Merchants have no country. The mere spot they stand on does not constitute so strong an attachment as that from which they draw their gains.
In the early phases of internationalization, firms are primarily exposed to foreign exchange (FX or forex) risks of a transaction nature. Firms that are actively involved in exporting will find it necessary, for competitive reasons, to invoice accounts receivable in the currency of the foreign buyer. Similarly, firms actively sourcing components or finished products and services from foreign companies may have to accept being invoiced in the currency of their foreign supplier. In other words, their accounts payable would be in a foreign currency. Either way, whether a firm buys or sells goods in a foreign currency, sizable exchange losses may be incurred from unforeseen and abrupt exchange rate movements. These currency fluctuations can wipe out profits on export sales or eliminate cost savings on foreign procurements (see International Corporate Finance in Practice 16.1).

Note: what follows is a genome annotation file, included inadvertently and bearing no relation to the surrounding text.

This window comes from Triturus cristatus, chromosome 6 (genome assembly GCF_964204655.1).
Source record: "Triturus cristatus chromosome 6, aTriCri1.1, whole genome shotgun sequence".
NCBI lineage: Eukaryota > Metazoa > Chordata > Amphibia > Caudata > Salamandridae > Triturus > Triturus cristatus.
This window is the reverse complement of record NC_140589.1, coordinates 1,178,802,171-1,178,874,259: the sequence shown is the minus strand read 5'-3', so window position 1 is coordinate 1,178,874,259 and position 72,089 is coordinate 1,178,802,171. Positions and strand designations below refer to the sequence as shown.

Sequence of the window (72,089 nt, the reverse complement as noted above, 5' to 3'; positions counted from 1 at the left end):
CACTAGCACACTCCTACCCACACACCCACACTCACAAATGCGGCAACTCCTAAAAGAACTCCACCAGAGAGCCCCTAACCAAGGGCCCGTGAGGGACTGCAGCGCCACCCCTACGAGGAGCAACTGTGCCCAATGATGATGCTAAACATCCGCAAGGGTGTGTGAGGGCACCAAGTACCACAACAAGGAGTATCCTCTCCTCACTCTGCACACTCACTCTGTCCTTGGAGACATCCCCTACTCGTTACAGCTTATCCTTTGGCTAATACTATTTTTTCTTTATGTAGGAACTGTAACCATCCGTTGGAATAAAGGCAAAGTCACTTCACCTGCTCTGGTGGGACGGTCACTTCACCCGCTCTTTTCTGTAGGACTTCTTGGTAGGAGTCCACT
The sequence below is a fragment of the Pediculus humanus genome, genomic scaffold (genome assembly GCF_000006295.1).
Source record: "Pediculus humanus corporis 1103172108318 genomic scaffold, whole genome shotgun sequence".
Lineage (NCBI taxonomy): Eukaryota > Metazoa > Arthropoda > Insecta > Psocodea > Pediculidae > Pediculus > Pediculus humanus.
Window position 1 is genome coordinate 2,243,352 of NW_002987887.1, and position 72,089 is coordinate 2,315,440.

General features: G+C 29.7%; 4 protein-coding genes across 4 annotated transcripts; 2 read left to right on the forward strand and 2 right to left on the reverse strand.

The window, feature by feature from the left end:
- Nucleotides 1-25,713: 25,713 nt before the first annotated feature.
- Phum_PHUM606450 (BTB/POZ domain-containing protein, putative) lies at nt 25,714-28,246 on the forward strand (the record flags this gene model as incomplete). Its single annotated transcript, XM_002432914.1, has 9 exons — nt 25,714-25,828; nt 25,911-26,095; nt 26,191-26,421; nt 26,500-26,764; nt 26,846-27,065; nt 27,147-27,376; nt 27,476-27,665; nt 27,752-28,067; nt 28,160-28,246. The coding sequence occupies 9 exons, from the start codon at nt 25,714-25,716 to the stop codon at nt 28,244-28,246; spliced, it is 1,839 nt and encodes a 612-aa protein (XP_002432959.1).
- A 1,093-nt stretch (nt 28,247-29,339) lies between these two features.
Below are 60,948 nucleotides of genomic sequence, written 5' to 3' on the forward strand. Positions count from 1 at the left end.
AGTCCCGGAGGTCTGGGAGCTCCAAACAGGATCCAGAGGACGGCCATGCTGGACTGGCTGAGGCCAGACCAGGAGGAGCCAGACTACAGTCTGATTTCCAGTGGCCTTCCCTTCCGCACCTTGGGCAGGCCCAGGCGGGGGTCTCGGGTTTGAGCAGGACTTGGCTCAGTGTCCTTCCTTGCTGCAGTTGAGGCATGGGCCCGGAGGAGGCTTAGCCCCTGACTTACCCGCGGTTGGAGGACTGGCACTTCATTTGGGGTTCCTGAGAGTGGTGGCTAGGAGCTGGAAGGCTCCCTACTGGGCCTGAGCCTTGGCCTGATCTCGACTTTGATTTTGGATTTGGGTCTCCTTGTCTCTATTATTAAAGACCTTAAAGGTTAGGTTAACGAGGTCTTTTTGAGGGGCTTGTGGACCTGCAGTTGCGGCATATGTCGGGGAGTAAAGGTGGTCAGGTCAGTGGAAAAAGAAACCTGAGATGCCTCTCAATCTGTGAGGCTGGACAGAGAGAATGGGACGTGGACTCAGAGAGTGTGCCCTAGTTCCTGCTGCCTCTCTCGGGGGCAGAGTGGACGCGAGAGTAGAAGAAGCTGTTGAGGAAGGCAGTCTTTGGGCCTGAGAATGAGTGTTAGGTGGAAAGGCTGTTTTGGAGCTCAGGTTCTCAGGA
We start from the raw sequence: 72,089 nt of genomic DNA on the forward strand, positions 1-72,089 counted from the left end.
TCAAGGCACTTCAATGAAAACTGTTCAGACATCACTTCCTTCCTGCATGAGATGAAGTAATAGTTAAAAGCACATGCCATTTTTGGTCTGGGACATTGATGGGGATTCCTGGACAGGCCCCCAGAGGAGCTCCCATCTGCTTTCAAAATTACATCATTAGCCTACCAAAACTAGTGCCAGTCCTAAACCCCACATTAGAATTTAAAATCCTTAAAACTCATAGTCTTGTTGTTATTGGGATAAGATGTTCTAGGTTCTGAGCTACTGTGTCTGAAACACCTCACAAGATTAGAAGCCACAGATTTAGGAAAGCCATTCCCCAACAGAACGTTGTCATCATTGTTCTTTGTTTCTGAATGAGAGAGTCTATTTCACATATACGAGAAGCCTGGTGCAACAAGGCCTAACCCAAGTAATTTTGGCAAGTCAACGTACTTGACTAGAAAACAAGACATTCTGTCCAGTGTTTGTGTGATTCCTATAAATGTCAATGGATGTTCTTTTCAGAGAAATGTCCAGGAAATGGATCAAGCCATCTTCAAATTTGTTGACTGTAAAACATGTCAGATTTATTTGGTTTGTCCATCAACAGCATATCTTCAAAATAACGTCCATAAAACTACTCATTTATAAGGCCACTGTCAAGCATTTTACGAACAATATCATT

After showing how to measure and consolidate transaction exposure, this chapter introduces and compares various hedging techniques for the elimination or reduction of such transaction exposures. Whether they are short-term or long-term, known with certainty or contingent upon other events, different transaction exposures require different hedging mechanisms. A firm must assess its particular type of exposure, as ...